What is the most effective way to decrease NI
Disposable gloves 35.7
Hand washing 94.5
Hand hygiene includes
Alcohol hand rubs 66.3
Hand washing 81.6
Alcohol hand rub damages skin 48.6
Necessity for hand hygiene before low risk contact 83.9
Necessity for hand hygiene after low risk contact 87.8
What is your reason for performing hand hygiene
Self-protection 64.3
Prevention of nosocomial infection 85.1
Received training 25.9
Causes of non-compliance with hand hygiene in health personnel
Lack of knowledge about transmission of infection 71.4
Lack of time 54.1
Concerns about damaging skin 39.2
Poor accessibility to alcohol hand rubs 41.2
Non-compliance by superiors 27.5
Non-compliance by colleagues 25.9
No supervision 33.7
No objection from patients 17.3
a Data are presented as percent.

Table 3.

Comparison of Knowledge about Hand Hygiene Between Physicians and Nursing Staffa

Variable Nursing Staff (n = 112) Physicians (n = 143) P Value
What are the major sources of nosocomial infections
HPs’ dress 4.5 16.1 0.004
HPs’ hands 90 88.8 0.761
Patients’ hands 7.3 12.6 0.168
Visitors 6.4 11.2 0.186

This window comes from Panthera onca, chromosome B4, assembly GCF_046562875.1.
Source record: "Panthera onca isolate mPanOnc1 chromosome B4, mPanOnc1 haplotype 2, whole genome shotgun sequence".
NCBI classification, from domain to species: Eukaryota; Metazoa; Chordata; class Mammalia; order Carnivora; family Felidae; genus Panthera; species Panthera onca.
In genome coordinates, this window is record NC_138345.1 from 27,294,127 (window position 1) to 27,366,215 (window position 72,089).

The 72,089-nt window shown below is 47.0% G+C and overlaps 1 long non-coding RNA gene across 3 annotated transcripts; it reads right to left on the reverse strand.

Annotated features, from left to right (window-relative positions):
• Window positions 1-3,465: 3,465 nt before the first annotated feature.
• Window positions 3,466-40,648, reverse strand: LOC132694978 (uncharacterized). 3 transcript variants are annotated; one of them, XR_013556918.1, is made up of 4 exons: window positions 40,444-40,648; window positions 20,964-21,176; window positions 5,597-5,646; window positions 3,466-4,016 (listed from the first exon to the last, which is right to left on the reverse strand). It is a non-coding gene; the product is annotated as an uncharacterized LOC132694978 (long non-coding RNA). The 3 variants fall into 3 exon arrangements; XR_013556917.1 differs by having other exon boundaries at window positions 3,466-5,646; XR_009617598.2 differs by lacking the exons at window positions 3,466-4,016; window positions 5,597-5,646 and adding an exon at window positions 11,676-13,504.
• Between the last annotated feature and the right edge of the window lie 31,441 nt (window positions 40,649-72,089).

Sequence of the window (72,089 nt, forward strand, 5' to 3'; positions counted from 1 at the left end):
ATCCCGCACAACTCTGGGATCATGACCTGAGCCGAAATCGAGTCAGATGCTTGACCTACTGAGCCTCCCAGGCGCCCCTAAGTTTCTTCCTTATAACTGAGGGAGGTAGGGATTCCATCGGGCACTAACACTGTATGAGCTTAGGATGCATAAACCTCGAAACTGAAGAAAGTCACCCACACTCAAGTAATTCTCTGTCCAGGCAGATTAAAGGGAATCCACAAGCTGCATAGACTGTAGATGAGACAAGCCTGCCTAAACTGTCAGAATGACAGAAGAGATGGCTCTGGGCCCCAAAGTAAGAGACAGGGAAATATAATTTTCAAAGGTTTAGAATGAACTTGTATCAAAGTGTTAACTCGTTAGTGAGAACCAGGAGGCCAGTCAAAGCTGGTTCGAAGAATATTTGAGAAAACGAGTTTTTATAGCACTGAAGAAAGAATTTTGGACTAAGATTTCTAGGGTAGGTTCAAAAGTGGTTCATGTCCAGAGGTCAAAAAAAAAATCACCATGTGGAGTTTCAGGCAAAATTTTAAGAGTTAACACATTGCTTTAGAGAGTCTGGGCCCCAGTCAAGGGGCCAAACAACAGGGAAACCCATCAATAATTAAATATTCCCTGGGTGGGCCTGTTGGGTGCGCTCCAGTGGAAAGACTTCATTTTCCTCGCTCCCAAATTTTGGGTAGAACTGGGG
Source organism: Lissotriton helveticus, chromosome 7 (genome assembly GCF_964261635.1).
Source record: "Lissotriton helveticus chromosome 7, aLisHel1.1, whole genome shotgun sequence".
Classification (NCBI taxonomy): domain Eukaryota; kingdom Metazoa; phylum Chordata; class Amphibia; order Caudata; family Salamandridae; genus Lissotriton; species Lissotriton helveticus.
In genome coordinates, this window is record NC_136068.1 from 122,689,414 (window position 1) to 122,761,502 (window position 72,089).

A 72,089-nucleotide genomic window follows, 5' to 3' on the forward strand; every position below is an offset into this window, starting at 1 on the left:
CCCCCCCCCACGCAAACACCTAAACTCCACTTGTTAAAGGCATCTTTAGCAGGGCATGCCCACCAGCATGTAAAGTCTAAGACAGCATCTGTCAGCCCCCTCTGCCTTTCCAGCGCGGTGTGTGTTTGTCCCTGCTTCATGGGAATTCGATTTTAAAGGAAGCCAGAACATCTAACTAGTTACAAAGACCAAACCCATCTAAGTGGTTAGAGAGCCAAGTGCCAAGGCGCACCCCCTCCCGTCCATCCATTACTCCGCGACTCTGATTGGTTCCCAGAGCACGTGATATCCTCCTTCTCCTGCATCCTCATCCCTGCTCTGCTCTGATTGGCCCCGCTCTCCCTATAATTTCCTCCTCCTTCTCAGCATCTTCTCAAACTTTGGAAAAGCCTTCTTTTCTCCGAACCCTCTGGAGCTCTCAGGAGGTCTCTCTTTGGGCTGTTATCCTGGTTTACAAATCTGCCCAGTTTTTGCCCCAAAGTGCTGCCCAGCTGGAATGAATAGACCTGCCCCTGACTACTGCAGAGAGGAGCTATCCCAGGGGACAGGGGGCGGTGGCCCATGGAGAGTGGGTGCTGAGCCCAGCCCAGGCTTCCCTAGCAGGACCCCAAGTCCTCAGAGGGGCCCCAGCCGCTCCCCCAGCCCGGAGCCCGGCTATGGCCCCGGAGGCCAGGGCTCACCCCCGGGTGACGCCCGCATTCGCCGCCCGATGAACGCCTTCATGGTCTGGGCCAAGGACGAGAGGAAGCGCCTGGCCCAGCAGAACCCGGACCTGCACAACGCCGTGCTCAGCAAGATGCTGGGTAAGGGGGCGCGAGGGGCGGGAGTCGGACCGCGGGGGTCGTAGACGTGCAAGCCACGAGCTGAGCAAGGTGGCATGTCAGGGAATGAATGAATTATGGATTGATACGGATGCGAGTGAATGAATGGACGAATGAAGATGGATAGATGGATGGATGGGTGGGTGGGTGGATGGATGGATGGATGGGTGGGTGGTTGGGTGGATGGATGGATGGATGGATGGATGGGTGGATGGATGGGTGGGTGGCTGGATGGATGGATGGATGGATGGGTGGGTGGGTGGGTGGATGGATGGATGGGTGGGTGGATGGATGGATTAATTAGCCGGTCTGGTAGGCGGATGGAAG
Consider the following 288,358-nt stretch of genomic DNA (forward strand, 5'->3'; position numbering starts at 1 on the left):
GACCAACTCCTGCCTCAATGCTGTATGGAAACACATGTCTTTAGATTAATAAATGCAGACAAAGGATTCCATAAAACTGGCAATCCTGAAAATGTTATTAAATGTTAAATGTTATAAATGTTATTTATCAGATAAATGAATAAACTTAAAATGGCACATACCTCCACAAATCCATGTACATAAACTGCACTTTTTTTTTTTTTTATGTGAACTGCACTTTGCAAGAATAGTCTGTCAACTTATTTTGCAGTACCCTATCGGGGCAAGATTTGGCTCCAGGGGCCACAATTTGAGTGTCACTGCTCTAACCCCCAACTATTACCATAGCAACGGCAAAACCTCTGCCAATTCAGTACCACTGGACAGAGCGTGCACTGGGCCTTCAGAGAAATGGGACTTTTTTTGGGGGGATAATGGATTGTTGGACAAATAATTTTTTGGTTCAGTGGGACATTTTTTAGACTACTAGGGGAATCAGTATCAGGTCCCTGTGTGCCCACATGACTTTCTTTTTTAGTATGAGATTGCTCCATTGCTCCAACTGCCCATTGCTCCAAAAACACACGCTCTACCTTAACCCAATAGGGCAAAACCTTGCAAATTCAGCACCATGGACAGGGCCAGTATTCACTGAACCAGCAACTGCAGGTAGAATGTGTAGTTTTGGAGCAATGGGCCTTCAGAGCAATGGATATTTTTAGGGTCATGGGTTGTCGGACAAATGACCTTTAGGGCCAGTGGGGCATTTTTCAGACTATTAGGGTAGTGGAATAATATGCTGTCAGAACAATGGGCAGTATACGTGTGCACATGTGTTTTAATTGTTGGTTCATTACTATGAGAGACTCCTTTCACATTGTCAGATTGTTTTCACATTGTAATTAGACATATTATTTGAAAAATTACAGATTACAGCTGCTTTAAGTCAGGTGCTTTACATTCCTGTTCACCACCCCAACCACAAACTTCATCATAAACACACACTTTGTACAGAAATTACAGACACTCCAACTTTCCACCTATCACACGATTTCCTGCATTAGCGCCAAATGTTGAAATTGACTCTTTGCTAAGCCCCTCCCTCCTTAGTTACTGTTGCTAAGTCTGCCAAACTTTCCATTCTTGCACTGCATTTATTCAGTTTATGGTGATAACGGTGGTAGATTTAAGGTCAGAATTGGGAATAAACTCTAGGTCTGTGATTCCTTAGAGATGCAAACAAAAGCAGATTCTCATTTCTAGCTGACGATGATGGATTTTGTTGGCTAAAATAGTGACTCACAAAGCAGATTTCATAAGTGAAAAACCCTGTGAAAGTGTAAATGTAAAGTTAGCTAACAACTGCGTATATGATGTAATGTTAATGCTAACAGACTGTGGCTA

Equipment 92 80.4 0.022
What is the Most effective way to decrease NI
Gowns 16.2 19.6 0.490
Disposable gloves 33.3 37.8 0.465
Hand washing 99.1 91.6 0.007
Hand Hygiene includes
Alcohol hand rubs 68.9 67.1 0.77
Disposable gloves 15.1 31.5 0.003
Hand washing 76.4 88.8 0.009
Necessity for hand hygiene before putting on gloves 68.5 47.9 0.001
Alcohol hand rub damages skin 46.8 50.7 0.137
Necessity for hand hygiene before low risk contact 89.2 80.4 0.129
Necessity for hand hygiene after low risk contact 91.9 85.3
a Data are presented as percent.

Table 4.

Comparison of Beliefs and Attitudes Towards Hand Hygiene Between Physicians and Nursing Staffa

Variable Nursing Staff (n = 112) Physicians (n = 143) P Value
Reasons for performing hand hygiene
Self-protection 71.2 59.9 0.062
Prevention of nosocomial infection 84.7 86.6 0.662
For cleanliness 27.0 16.9 0.051
Habit acquired since childhood 8.1 11.3 0.403
Received training 31.5 21.8 0.081
To be a role model 19.8 16.9 0.574
Causes of non-compliance with hand hygiene in health personnel
Lack of knowledge about transmission of infection 67.3 75.5 0.148
Lack of time 58.2 51.7 0.308
Concerns about damaging skin 49.1 32.2 0.006
Poor accessibility to alcohol hand rubs 40.9 42.0 0.867
Non-compliance by superiors 22.7 31.5 0.123
Non-compliance by colleagues 26.4 25.9 0.930
No supervision 36.4 32.2 0.485
No objection from patients 15.5 18.9 0.476
a Data are presented as percent.